It's what happened at Broken Hill that is the key to the entire plot, and Barry manages this and its consequences quite cleverly. Eventually we learn why Wil is such a person of interest: "You're the key to an object of biblical power" Eliot tells him -- adding: "And when I say biblical, I mean literally from the Bible". The layers of deception and manipulation, especially of and then by Emily, make for some nice jolts and surprises.
       The power of language here is absolute, which is an entertaining (if not entirely persuasive ...) idea, and Barry plays with that very nicely -- including the attempts to avoid it via the use of secure uniforms, as well as the means by which the object at the center of the novel is shielded and tested. The action keeps moving, and though it feels a bit forced at first, until the pieces start falling into place, Barry manages the pacing and the thrills pretty well. Pulling back the layers in revealing identities and motives, Lexicon comes together very nicely towards the end.
       What's most disappointing in what amounts to all this rush is the central love affair: while in Broken Hill Emily falls in love, and it's this that is her undoing. There are some nice bits to this -- including just why Emily is so drawn to the Harry she shacks up with -- but the relationship (and/or the descriptions of it) never really attains that standout special feel that it should have. Barry presents Emily as continuing to be obsessed with Harry even after leaving Broken Hill, but it doesn't feel like love, at least not in the sappy romantic way that the story really needs.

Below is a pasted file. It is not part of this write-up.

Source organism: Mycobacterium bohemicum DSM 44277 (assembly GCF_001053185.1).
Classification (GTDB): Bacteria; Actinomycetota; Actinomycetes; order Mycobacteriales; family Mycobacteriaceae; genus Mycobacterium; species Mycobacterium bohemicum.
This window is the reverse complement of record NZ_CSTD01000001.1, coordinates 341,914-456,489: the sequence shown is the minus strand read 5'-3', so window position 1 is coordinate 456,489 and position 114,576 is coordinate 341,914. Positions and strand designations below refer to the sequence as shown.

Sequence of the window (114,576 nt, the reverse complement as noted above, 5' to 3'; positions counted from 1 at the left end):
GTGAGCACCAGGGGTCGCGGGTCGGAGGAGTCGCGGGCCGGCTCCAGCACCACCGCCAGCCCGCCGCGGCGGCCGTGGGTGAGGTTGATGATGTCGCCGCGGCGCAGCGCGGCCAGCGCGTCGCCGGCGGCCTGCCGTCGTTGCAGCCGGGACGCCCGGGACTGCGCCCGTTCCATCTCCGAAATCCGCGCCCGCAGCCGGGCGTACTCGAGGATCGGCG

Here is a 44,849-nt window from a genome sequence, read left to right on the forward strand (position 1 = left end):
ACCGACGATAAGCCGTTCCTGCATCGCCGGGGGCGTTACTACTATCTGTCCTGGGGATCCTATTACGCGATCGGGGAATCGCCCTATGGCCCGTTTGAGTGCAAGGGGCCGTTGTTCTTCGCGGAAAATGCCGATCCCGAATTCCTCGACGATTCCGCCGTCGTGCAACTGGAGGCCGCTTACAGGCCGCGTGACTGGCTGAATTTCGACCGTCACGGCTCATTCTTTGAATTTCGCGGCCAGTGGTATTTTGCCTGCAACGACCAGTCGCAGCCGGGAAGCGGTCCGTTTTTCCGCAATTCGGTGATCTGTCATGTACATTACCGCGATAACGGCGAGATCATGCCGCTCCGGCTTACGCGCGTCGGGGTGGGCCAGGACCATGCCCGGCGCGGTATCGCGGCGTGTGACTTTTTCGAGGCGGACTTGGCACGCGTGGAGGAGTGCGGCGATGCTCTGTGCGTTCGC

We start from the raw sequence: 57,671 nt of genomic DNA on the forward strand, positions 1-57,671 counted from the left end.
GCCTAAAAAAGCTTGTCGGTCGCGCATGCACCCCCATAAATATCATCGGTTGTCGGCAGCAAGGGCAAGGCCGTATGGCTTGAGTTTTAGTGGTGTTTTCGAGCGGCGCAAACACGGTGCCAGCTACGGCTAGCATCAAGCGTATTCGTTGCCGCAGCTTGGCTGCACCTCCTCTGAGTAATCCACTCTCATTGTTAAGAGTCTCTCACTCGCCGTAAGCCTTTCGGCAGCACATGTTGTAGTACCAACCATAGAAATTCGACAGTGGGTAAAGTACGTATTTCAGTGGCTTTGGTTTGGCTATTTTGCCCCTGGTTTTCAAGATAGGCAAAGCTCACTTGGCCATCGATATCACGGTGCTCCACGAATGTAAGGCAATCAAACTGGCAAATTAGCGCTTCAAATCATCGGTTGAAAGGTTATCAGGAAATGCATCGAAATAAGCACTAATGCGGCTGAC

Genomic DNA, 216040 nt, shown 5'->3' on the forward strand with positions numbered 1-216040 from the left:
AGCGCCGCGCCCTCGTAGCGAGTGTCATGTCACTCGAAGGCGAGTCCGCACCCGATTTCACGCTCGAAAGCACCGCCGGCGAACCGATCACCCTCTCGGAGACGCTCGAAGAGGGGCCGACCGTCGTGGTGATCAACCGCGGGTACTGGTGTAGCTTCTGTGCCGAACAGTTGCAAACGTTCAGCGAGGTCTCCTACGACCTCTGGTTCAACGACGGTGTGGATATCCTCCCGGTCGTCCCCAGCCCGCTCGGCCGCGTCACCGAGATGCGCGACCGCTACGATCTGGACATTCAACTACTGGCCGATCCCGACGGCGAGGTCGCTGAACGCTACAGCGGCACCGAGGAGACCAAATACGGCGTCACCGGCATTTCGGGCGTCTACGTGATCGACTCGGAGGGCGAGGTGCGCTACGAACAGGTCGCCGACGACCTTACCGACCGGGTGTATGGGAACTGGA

Lexicon is an enjoyable thriller, nicely fast-paced and with some clever ideas and twists. Barry is still pretty weak with character but the rest of the novel is solid enough that this frailty isn't too debilitating. Even the use of central plot device that is way over the top (yes, of biblical proportions ...) is surprisingly well-handled -- readily allowing readers to suspend just enough disbelief.
       A fine, fun beach read.

- M.A.Orthofer, 22 June 2013

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Lexicon: Reviews: Max Barry: Other books by Max/Maxx Barry under review: Other books of interest under review:
  • See Index of Australian literature at the complete review

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About the Author:

       Max Barry was born 18 March 1973. He lives in Australia and used to work in marketing.

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© 2013-2021 the complete review